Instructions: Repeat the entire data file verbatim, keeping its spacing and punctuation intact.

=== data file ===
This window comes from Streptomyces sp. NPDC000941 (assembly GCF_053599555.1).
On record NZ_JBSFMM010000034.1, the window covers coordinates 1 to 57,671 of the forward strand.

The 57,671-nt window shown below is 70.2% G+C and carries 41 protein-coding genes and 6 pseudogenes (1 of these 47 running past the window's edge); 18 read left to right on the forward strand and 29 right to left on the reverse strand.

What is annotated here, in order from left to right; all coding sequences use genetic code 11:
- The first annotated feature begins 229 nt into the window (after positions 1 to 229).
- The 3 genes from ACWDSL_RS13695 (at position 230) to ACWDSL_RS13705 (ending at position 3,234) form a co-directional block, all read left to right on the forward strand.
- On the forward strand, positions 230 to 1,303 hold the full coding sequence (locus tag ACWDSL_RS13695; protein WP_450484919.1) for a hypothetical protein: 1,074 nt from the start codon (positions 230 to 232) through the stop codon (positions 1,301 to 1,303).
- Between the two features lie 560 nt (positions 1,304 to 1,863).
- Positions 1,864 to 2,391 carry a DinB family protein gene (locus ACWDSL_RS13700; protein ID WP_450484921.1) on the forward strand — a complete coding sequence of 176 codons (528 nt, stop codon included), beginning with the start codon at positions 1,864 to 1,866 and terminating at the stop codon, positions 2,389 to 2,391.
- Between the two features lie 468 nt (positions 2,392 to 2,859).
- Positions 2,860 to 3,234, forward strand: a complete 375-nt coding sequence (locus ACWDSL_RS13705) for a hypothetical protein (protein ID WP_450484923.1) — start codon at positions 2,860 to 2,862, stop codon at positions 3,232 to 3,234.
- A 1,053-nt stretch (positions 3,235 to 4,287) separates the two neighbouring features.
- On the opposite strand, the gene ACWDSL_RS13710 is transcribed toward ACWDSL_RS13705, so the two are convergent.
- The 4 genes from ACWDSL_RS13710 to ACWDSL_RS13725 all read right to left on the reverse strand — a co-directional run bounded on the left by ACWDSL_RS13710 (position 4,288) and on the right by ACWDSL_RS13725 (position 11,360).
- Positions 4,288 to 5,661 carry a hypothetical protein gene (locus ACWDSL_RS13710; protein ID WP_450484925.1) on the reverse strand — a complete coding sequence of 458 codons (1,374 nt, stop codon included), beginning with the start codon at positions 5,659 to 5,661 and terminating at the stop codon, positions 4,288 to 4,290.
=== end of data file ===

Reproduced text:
This window comes from Streptomyces sp. NPDC000941 (assembly GCF_053599555.1).
On record NZ_JBSFMM010000034.1, the window covers coordinates 1 to 57,671 of the forward strand.

The 57,671-nt window shown below is 70.2% G+C and carries 41 protein-coding genes and 6 pseudogenes (1 of these 47 running past the window's edge); 18 read left to right on the forward strand and 29 right to left on the reverse strand.

What is annotated here, in order from left to right; all coding sequences use genetic code 11:
- The first annotated feature begins 229 nt into the window (after positions 1 to 229).
- The 3 genes from ACWDSL_RS13695 (at position 230) to ACWDSL_RS13705 (ending at position 3,234) form a co-directional block, all read left to right on the forward strand.
- On the forward strand, positions 230 to 1,303 hold the full coding sequence (locus tag ACWDSL_RS13695; protein WP_450484919.1) for a hypothetical protein: 1,074 nt from the start codon (positions 230 to 232) through the stop codon (positions 1,301 to 1,303).
- Between the two features lie 560 nt (positions 1,304 to 1,863).
- Positions 1,864 to 2,391 carry a DinB family protein gene (locus ACWDSL_RS13700; protein ID WP_450484921.1) on the forward strand — a complete coding sequence of 176 codons (528 nt, stop codon included), beginning with the start codon at positions 1,864 to 1,866 and terminating at the stop codon, positions 2,389 to 2,391.
- Between the two features lie 468 nt (positions 2,392 to 2,859).
- Positions 2,860 to 3,234, forward strand: a complete 375-nt coding sequence (locus ACWDSL_RS13705) for a hypothetical protein (protein ID WP_450484923.1) — start codon at positions 2,860 to 2,862, stop codon at positions 3,232 to 3,234.
- A 1,053-nt stretch (positions 3,235 to 4,287) separates the two neighbouring features.
- On the opposite strand, the gene ACWDSL_RS13710 is transcribed toward ACWDSL_RS13705, so the two are convergent.
- The 4 genes from ACWDSL_RS13710 to ACWDSL_RS13725 all read right to left on the reverse strand — a co-directional run bounded on the left by ACWDSL_RS13710 (position 4,288) and on the right by ACWDSL_RS13725 (position 11,360).
- Positions 4,288 to 5,661 carry a hypothetical protein gene (locus ACWDSL_RS13710; protein ID WP_450484925.1) on the reverse strand — a complete coding sequence of 458 codons (1,374 nt, stop codon included), beginning with the start codon at positions 5,659 to 5,661 and terminating at the stop codon, positions 4,288 to 4,290.